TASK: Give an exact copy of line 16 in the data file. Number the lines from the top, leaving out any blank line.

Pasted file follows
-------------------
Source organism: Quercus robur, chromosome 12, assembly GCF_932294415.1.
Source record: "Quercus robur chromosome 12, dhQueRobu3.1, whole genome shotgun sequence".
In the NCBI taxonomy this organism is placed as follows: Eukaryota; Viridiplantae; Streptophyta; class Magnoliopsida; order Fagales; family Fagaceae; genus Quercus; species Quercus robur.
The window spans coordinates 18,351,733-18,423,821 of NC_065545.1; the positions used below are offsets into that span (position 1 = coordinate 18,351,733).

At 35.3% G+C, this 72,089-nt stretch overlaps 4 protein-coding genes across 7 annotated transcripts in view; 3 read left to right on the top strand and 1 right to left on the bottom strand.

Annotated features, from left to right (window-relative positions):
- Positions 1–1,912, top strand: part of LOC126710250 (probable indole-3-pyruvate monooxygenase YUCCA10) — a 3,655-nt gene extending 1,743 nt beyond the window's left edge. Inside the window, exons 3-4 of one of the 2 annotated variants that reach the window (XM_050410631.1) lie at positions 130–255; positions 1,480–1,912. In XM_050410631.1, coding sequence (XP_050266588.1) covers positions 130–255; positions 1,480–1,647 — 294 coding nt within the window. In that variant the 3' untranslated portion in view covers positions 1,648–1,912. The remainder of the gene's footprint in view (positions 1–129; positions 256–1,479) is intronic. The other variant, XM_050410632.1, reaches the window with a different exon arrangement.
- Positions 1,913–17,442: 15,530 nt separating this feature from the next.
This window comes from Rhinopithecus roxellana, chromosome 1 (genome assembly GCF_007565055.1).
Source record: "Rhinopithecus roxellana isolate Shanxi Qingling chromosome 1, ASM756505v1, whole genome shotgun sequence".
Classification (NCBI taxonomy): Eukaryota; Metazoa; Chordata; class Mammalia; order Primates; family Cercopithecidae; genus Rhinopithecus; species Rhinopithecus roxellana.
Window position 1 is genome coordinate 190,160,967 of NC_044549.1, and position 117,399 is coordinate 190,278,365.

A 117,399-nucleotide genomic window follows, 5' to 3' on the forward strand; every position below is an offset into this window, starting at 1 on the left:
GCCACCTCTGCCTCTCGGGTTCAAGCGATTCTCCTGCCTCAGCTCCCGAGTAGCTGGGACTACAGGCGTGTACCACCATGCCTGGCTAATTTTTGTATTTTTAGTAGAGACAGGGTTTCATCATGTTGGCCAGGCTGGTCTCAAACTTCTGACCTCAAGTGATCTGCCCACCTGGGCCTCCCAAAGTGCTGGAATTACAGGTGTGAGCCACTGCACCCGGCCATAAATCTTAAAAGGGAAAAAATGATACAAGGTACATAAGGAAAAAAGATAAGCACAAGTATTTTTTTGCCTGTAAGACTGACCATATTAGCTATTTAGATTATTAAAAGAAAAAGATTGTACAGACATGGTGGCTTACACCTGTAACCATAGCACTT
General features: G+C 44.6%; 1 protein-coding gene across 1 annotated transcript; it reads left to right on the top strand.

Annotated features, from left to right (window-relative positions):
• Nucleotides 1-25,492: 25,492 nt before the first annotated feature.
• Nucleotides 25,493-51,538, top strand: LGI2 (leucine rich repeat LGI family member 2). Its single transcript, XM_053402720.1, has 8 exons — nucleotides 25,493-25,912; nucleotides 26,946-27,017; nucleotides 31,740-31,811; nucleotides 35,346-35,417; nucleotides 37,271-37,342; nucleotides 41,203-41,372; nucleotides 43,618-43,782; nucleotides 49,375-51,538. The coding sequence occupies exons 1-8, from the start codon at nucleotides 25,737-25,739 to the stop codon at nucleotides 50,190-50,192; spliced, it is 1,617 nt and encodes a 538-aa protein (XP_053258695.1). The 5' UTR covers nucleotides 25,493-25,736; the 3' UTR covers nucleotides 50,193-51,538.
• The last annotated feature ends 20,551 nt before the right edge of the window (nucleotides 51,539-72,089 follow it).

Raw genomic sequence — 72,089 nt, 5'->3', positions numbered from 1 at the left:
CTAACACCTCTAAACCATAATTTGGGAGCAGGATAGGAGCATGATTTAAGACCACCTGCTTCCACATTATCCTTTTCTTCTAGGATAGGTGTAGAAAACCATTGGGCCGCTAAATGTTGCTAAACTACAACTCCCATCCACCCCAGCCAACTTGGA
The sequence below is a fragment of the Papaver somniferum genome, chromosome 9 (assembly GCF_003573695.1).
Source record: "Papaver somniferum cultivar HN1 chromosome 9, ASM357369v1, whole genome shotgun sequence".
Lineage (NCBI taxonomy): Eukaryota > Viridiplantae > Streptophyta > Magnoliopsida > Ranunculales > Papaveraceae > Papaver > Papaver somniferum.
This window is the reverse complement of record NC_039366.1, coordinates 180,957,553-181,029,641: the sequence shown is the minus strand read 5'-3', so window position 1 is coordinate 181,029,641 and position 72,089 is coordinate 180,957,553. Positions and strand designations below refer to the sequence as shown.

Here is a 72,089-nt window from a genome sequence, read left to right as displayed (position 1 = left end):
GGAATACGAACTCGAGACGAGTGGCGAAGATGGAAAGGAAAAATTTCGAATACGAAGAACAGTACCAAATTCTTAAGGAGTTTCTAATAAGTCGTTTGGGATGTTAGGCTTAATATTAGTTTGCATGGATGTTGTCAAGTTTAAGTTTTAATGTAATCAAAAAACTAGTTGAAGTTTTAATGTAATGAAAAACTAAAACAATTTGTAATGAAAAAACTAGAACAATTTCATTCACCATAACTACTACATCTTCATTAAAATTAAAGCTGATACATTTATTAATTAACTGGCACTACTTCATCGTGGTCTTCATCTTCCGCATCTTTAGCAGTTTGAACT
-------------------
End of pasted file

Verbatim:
Annotated features, from left to right (window-relative positions):